Kinds of Literary Magazines


Cyril Connolly long ago distinguished "coterie" literary magazines from "eclectic." As he saw the difference, the former, founded by a closely entwined group of people, exist to publish their work primarily, if not exclusively. Coterie magazines are designed to serve writers who, for one reason or another, are reluctant to submit their work to editor-strangers they don't already know. Cot-mags typically discourage "unsolicited submissions," if not all the time, at least during part of the year, for lack of any concern with what others might be writing. In our time, L-A-N-G-U-A-G-E and the mimeos associated with the St. Marks Poetry Project would be examples of coterie journals. "Eclectic" magazines publish work from a variety of sources, purportedly selecting the best from what appears in their mailboxes, regardless of the reputation, nationality, or professional affiliation of its authors. Poetry and Partisan Review would be examples of successful eclectic journals. One charm of Connolly's distinction was allowing to each side the possibilities of both editorial integrity, albeit of different kinds, and literary influence.

In the age of grants and institutional rewards, especially in America, a third kind of literary magazine has emerged that superficially appears to be a synthesis, publishing a limited group of lesser-knowns along with celebrities, generally regardless of the quality of the latter's work. Since the celebrities often come from different, if not contrary, directions, while the lesser-known writers strive for unexceptional acceptability, such magazines forbid themselves the kinds of literary influence typical of great magazines in the past. They too discourage unsolicited submissions, since the two circles of possibly acceptable contributors are circumscribed in advance.

What are they doing, you often wonder? My suspicion is that they are designed explicitly to please Very Important People, whether they be academic administrators, officials at funding agencies, or other dispensers of favor. The editors of this third kind of magazine fear integrity and thus outstanding contributors and contributions, especially from lesser-knowns, for the simple reason that such moves, however acceptable they might be to both eclectic and coterie magazines, might offend the VIPS. Indeed, their editors necessarily become solicitous of the celebrities' opinions of any newcomers, for fear of losing not any of the latter but one of the former from their pages.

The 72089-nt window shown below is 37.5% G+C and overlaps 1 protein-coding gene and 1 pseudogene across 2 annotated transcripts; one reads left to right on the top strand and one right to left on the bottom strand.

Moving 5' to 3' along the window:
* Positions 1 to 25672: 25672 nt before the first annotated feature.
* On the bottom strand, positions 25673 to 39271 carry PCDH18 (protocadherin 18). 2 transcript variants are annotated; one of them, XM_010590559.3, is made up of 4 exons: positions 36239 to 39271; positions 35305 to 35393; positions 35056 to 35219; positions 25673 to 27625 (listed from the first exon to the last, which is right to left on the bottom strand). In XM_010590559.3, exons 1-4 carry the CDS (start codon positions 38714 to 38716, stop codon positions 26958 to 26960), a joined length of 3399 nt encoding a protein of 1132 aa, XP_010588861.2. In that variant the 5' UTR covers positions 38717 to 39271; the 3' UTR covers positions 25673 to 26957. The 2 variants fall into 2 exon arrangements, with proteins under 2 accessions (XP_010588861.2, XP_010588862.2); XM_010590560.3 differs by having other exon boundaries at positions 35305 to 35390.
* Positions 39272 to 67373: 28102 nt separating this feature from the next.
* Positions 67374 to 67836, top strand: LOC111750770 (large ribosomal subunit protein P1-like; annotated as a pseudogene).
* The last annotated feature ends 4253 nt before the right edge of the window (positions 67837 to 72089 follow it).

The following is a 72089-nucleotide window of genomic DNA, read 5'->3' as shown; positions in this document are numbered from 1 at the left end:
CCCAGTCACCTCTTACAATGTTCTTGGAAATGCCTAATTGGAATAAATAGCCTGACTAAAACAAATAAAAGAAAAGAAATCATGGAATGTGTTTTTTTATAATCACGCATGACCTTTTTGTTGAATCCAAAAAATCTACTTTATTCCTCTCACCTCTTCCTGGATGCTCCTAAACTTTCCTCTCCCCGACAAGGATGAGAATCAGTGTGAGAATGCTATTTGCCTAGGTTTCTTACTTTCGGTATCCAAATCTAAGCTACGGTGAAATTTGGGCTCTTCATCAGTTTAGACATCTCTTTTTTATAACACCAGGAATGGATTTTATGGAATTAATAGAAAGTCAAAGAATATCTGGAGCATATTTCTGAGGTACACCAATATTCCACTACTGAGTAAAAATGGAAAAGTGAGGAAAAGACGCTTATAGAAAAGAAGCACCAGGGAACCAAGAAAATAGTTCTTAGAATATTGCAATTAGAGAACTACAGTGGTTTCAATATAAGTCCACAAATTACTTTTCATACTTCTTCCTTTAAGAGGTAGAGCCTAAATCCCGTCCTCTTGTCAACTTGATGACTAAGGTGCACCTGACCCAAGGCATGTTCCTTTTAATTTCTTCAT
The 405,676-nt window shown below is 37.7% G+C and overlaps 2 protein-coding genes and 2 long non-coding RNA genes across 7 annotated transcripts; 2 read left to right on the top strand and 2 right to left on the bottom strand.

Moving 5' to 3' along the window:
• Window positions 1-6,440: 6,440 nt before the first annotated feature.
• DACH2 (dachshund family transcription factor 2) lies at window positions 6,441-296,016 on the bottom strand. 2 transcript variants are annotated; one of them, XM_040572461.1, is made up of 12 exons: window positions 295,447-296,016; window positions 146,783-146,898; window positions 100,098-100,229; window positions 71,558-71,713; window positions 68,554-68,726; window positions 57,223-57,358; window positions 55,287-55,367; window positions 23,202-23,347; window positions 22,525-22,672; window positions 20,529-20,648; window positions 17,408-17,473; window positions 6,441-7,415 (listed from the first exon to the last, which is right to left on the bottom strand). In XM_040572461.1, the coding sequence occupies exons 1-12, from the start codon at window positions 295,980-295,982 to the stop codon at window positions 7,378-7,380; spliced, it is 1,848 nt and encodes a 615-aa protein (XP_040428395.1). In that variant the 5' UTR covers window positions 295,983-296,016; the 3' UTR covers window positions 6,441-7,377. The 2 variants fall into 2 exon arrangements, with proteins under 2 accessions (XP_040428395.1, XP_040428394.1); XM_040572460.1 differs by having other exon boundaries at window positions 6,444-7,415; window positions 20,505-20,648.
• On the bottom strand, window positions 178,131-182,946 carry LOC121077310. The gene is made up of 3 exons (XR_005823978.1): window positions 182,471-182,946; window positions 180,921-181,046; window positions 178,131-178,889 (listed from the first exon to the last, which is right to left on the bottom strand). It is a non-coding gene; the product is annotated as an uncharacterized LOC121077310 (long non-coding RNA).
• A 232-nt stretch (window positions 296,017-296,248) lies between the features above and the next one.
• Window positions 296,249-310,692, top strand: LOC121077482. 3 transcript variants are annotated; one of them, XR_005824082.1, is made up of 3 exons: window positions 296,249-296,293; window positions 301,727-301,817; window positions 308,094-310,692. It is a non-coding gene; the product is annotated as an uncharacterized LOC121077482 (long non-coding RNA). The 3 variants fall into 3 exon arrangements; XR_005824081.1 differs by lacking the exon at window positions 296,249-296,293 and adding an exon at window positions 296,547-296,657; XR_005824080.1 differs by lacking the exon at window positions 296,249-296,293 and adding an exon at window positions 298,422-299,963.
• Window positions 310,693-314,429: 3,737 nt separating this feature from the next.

Similarly, some literary magazines are designed to impress readers; others, to impress current and future contributors. Neither eclectic nor coterie, such latter journals would most appropriately be classified as "butt-kissy." I can think of one in America whose name begins with a C, another with a P, a third with an S, a fourth with an A; and though their editors might publicly object to such characterizations, you know as well as I that they would be personally pleased to know that their ultimate motives were not misunderstood. (The first time I put the previous sentence into print, someone responded with a completely different set of names from those I had in mind, indicating that my critical principle had broader applicability.) To measure how unique such magazines are to literature, consider that no publication primarily about art or politics, even radical politics, can be characterized in this way.

Butt-kissing is a cynical strategy, to be sure, assuming that even "distinguished intellectuals" can be more impressed with supplicants' flattery than their excellence or integrity. However, not unlike other cynical strategies, it has distinct practical limitations as the kissee invariably discovers the kisser to be less attractive and less friendly than he or she initially present themselves to be. Vulnerable to changes in power, butt-kissers frequently discover that the objects of their focused attentions have been replaced by someone else who, since ass-kissers instinctively treat those above them differently from those below, was incidentally slighted in the past. That accounts for why butt-kissing can work only so long, as practitioners past the age of fifty-five, roughly, inevitably discover that nearly all the recipients of their focused affection have been replaced or retired. (Does anyone still flatter John Leonard? Theodore Solotaroff? Daryl Hine?) Disillusioned idealists can be bitter, to be sure; but nothing can equal the anger and self-loathing of the disillusioned cynic. He or she can't "go public" with his story, because no one, absolutely no one, will respect his or her history or sympathize with his or her plight, while younger butt-kissers are already, you see, puckering their lips to plant kisses elsewhere.

Another crucial difference is between those who consciously try to publish ''what their readers want,'' or at least what they think their readers want. ''Fit'' is a key word in their editorial vocabulary. These magazines are usually content with whatever size audience they are currently reaching. A different class of magazines intend to challenge its readers, often encouraging them to write protesting letters, which are featured in its pages (and are customarily closely read). The latter are more predisposed as well to publish the sort of texts so unusual that subscribers recommend them to non-subscribers, increasing circulation in lieu of advertising elsewhere and other promotions. Self-satisfied editors necessarily refuse such opportunities.

     Richard Kostelanetz 2009